According to the Media Consumption Forecasts, a new report by ZenithOptimedia, people will spend an average of 492 minutes a day consuming media in 2015, up 1.4% from 485 minutes a day in 2014. This increase will be driven by the rapid growth in Internet use, which will increase by 11.8%.
The Media Consumption Forecasts study surveys the changing patterns of media consumption in 65 countries across the world, assessing how the amount of time people allocate to different media will change between 2014 and 2017. The report looks at the amount of time spent reading newspapers and magazines, watching television, listening to the radio, visiting the cinema, using the Internet, and viewing outdoor advertising while out of the home.
Global media consumption increased from an average of 461.8 minutes a day in 2010 to 485.3 minutes a day in 2014, an increase of 5.1%, or an average of 1.2% a year, says the report. Over these years, the amount of time people spent using the Internet nearly doubled from an average of 59.6 to 109.5 minutes a day, while time allocated to more traditional media shrank from 402.2 to 375.8 minutes. Mobile technology in particular has created new opportunities to consume media while out and about.
The report says that, between 2014 and 2017, the amount of time spent consuming media around the world will increase by an average 1.4% a year, reaching 506.0 minutes in 2017. Meanwhile, Internet consumption will grow by 9.8% a year to reach 144.8 minutes a day. The Internet’s share of overall media consumption will rise from 12.9% in 2010 and 22.6% in 2014 to 28.6% in 2017.
While the Internet has propelled growth in overall media consumption, it has also eroded the consumption of traditional media, says the report. The consumption of every traditional medium except outdoor fell between 2010 and 2014, directly because of competition from the Internet, and the study expects that decline to continue to 2017.
Global Media Consumption Trends (% Change in Daily Time Spent by Global Consumers With Media)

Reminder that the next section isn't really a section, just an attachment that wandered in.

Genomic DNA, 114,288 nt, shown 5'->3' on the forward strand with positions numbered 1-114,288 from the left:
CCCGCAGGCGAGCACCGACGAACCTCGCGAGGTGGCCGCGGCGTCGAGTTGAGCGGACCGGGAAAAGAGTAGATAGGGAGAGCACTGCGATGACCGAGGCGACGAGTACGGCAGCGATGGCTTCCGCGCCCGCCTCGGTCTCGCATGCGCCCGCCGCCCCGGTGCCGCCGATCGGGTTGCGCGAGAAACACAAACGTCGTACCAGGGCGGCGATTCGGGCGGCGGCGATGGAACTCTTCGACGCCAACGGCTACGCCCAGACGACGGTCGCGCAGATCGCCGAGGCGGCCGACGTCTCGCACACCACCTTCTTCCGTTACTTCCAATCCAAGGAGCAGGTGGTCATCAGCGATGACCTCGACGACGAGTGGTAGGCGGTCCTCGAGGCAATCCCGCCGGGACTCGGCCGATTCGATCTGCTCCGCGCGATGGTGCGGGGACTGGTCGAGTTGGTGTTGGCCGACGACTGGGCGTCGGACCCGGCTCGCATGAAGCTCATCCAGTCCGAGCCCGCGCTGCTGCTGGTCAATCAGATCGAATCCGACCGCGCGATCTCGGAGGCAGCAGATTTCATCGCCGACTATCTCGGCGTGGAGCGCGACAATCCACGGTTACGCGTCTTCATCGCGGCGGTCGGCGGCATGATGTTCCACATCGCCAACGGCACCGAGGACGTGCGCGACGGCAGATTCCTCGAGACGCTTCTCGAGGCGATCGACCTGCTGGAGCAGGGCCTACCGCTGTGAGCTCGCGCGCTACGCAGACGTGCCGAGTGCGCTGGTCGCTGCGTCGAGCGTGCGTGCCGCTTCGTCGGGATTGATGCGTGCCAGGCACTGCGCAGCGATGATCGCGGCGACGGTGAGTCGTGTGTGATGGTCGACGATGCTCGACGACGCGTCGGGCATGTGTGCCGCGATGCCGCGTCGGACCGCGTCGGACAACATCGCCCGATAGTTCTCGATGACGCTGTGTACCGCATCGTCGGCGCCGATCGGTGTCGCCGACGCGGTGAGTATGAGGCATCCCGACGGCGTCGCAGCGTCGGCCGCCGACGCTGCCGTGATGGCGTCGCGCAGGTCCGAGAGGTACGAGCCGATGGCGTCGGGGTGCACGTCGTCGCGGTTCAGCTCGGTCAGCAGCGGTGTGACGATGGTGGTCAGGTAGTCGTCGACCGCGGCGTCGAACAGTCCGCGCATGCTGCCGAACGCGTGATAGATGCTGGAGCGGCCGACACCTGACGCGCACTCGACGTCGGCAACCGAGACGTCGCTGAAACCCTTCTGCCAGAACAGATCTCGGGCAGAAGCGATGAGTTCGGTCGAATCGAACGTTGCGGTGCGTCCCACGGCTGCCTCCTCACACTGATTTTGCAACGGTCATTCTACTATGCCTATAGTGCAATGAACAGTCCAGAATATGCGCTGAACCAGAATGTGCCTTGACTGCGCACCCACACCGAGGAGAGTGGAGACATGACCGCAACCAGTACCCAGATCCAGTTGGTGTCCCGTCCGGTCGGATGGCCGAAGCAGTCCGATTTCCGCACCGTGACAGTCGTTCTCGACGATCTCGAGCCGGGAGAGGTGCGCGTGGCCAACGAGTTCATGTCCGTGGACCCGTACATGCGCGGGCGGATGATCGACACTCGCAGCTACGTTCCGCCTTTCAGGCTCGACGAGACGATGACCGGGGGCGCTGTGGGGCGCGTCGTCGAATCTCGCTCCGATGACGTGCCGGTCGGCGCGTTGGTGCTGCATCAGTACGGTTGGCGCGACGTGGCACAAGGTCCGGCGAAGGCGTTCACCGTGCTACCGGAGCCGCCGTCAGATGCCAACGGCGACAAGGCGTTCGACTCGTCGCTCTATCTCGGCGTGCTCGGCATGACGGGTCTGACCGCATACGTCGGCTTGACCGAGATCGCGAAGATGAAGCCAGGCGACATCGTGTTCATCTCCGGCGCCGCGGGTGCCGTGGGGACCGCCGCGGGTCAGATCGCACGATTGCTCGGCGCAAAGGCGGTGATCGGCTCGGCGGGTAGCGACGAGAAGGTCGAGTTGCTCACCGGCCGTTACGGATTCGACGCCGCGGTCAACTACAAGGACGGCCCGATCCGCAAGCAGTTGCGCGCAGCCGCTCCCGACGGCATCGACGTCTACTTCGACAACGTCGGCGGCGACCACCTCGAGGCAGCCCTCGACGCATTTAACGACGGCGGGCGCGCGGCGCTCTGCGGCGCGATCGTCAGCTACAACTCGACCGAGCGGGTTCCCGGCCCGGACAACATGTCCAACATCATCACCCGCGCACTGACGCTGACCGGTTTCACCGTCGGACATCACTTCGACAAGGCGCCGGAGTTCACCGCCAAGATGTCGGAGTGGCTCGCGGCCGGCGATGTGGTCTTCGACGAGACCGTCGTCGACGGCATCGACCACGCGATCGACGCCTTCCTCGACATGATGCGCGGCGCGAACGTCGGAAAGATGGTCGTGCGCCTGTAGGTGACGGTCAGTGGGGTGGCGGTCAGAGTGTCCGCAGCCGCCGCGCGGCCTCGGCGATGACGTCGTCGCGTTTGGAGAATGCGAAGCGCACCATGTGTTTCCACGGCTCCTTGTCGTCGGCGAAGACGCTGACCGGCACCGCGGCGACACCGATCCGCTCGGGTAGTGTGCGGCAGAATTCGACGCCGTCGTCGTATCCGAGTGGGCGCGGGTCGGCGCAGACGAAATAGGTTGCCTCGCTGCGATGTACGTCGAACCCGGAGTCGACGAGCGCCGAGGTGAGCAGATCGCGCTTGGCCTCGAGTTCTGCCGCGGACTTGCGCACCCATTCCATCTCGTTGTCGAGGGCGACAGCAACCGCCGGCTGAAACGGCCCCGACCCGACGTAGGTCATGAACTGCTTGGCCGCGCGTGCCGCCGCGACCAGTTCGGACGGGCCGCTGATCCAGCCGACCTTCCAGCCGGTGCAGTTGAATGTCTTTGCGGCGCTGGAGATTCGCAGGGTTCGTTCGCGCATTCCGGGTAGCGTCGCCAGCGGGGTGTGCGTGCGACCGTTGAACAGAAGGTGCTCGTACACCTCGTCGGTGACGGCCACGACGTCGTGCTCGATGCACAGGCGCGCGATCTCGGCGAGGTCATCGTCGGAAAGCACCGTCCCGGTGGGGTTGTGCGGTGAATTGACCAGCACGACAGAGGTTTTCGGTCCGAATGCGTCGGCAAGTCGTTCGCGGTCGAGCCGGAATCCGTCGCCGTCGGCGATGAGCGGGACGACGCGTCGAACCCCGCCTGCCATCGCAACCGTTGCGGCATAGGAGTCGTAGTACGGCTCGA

Total Change 2010-2014
Annual Change 2014-2017
Source: ZenithOptimedia, June 2015
Newspapers have suffered the most from competition from the Internet, followed by magazines. Between 2010 and 2014 the average time spent reading newspapers fell by 25.6%, while time spent reading magazines fell 19.0%. Television consumption fell by just 6.0%.
Between 2014 and 2017, the report says that newspaper consumption will shrink by an average of 4.7% a year, while magazines and TV shrink at average rates of 4.4% and 1.6% respectively in time spent with these media in their traditional forms: printed publications and broadcast programs watched on television sets. Any time that consumers spend with broadcasters’ and publishers’ online brand extensions is included in the Internet total.
The amount of time people are exposed to outdoor advertising increased by 1.2% between 2010 and 2014, from 106.0 to 107.2 minutes a day. This is the result of several factors: more displays being built in public spaces, migration to cities in emerging markets, and consumers’ greater willingness to spend their leisure time out of the home as their disposable income recovered after the financial crisis, says the report. Between 2014 and 2017 the report forecasts exposure to outdoor advertising to increase by 0.2% a year.
Despite its recent, relatively minor, decline, television remains by far the most popular of all media globally, attracting 183.9 minutes of consumption a day in 2014. Internet consumption came a distant second at 109.5 minutes a day. Television accounted for 42.4% of global media consumption in 2010, and 37.9% in 2014, and it will still account for more than a third (34.7%) by 2017, says the report.
Jonathan Barnard, ZenithOptimedia’s Head of Forecasting, says “… the average person… spends half their waking life consuming media… people around the world are… hungry for more opportunities to discover information, enjoy entertainment and communicate with each other… and new technology… enables brands to communicate with and learn from consumers in new ways… media consumption… (is expected) to continue to grow for the foreseeable future… multiplying opportunities for brands to develop relationships with consumers… ”
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